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Classification of Masseter Activity Patterns during Chewing in Healthy Young Adults: The Effect of Taste Signals

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DOI: 10.4236/jbbs.2013.35045    2,685 Downloads   4,095 Views  


This study examined the effects of the textural properties and chemical components of foods on masseter activity patterns. Ten healthy young participants (seven men and three women) were asked to chew four gummy candies with different flavors while their masseter activities were recorded by a surface electromyogram. The masseter activity patterns during chewing were analyzed quantitatively using a TP technique, generating three TP values (T25, T50 and T75). The textural analysis included four representative properties, and six sugars and four organic acids were tested in the chemical analysis. The hierarchical cluster analysis classified the T25 and T75 values into four subclusters and classified the T50 values into three subclusters. Two T75 subclusters differed significantly in the combined amounts of the two predominant sugars (sucrose and maltose); however, these T75 subclusters did not differ in their organic acid contents or textural properties. Therefore, sucrose and maltose affect masseter activity patterns during chewing, particularly in the later stage of masseter activity.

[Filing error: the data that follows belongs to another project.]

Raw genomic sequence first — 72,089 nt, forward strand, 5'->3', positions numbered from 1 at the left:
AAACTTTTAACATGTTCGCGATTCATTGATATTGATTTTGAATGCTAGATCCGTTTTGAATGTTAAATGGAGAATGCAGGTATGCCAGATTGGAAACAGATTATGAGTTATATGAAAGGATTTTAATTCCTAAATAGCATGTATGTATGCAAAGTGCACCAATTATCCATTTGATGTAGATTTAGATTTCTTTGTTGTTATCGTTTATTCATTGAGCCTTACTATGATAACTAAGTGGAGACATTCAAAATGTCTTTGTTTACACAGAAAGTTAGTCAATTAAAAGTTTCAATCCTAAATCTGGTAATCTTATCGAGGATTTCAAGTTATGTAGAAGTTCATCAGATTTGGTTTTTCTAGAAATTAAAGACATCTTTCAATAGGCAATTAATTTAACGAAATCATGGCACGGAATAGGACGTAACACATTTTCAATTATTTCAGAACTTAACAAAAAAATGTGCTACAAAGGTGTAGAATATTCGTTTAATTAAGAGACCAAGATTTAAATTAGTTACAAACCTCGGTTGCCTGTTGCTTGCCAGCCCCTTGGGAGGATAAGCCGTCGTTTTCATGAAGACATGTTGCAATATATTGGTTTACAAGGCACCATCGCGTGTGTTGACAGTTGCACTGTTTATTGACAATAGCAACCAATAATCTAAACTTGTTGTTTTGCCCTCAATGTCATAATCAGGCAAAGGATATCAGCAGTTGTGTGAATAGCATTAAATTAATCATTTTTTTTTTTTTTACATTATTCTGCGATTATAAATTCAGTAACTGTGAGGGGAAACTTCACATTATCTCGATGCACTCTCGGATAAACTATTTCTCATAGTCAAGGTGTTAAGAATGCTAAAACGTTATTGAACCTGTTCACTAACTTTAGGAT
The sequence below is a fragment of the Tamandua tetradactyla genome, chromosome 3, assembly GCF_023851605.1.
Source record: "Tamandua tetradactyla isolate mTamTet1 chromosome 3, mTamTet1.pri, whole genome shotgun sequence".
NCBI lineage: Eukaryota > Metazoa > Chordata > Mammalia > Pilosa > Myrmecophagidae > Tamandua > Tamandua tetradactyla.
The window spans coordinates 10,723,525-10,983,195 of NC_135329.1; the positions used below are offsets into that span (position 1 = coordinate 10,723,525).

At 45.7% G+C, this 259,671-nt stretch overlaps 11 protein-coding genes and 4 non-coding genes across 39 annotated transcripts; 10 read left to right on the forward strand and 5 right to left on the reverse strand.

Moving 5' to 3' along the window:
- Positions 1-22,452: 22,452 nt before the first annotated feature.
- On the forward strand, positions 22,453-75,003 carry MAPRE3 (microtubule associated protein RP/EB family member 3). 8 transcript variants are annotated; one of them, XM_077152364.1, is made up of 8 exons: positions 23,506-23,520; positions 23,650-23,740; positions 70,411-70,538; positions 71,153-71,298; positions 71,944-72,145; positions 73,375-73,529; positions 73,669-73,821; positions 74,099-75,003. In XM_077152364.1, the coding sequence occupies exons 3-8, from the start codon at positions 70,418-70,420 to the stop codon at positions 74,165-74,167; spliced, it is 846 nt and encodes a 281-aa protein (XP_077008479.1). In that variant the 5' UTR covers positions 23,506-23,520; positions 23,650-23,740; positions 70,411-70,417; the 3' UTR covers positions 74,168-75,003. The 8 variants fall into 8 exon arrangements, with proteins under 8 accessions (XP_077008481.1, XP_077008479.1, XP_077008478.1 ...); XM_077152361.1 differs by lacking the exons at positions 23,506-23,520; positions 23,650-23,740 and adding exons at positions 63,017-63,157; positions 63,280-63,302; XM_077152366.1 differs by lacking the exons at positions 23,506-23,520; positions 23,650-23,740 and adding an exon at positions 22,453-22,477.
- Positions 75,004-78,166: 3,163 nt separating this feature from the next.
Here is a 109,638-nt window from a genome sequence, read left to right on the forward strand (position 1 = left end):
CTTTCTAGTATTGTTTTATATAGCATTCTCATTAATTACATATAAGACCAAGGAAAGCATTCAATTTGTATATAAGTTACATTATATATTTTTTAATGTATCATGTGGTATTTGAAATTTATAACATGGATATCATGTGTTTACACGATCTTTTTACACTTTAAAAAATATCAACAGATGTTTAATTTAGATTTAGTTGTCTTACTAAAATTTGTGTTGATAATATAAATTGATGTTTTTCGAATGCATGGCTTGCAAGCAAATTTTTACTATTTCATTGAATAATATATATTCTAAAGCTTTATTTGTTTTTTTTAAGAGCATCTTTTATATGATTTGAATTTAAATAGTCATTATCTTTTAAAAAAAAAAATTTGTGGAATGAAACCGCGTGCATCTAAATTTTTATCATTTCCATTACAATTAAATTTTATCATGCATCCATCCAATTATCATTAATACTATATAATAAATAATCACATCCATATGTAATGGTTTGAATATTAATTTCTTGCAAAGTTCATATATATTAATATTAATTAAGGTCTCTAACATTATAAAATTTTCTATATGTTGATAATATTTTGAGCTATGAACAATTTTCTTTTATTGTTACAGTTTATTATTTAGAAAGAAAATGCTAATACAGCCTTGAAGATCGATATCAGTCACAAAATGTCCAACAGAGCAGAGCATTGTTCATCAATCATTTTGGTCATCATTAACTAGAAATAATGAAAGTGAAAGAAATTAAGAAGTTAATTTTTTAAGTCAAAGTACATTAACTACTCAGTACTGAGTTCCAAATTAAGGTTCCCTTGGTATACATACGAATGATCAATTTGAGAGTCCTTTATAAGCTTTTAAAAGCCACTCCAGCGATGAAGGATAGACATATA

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The authors declare no conflicts of interest.

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Y. Miyaoka, I. Ashida, T. Yamazaki, N. Ito, Y. Tamaki, S. Kawakami and H. Iwamori, "Classification of Masseter Activity Patterns during Chewing in Healthy Young Adults: The Effect of Taste Signals," Journal of Behavioral and Brain Science, Vol. 3 No. 5, 2013, pp. 432-439. doi: 10.4236/jbbs.2013.35045.


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